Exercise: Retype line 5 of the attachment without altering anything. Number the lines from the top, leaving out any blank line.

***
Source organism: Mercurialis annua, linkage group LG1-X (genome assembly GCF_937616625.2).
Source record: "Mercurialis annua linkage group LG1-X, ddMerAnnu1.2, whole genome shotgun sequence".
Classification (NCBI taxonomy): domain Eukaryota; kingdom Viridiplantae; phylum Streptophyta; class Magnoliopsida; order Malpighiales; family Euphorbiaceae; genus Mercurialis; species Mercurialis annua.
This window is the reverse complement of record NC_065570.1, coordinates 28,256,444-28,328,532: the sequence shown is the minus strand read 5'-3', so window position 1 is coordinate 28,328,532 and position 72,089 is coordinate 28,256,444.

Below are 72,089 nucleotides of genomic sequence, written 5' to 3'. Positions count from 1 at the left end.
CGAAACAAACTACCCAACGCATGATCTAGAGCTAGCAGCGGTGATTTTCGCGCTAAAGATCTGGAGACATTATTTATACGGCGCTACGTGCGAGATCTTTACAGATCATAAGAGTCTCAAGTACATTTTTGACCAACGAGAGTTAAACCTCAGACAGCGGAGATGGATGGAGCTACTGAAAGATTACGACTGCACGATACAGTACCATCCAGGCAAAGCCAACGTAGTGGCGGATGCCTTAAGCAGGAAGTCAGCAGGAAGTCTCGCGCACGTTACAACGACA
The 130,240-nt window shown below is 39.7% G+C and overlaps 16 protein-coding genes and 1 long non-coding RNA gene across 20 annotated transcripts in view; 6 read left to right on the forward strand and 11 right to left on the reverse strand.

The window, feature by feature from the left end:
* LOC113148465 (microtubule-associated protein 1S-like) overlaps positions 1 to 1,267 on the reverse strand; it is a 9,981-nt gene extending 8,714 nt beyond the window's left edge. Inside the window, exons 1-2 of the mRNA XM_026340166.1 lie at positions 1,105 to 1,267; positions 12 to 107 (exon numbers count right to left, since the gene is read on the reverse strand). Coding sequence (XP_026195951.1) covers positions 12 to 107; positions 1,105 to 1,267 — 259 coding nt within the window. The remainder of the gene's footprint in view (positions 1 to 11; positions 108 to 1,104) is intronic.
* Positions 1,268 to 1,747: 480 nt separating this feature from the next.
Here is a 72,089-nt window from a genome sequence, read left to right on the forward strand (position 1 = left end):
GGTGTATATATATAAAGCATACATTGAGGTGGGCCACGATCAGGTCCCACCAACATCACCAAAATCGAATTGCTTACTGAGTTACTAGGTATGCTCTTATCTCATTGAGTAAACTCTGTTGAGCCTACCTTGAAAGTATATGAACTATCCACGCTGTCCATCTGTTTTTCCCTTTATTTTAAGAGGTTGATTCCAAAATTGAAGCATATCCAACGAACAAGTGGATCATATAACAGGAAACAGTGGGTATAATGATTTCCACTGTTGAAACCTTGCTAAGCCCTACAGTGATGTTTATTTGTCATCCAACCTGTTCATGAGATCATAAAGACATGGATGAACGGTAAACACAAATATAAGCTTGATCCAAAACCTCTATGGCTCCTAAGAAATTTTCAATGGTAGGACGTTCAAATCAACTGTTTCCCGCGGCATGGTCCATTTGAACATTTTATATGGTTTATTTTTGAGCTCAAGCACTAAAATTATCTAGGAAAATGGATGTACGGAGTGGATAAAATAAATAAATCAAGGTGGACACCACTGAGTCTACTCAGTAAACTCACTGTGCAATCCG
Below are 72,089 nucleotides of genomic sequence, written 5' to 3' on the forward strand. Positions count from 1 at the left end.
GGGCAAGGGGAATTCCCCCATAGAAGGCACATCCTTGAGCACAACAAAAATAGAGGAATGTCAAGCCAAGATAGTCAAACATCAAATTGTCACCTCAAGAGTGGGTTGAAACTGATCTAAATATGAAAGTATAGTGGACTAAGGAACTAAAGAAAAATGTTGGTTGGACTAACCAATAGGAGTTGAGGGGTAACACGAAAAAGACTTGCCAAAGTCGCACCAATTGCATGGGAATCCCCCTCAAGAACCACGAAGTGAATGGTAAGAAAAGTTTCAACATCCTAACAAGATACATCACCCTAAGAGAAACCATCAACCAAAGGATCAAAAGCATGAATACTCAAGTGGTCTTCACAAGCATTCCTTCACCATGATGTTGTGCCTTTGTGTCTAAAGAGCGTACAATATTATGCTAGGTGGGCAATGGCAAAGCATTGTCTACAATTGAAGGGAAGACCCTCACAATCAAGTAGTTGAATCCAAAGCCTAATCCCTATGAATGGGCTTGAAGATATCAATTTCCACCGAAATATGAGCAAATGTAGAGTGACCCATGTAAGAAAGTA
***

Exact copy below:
Below are 72,089 nucleotides of genomic sequence, written 5' to 3'. Positions count from 1 at the left end.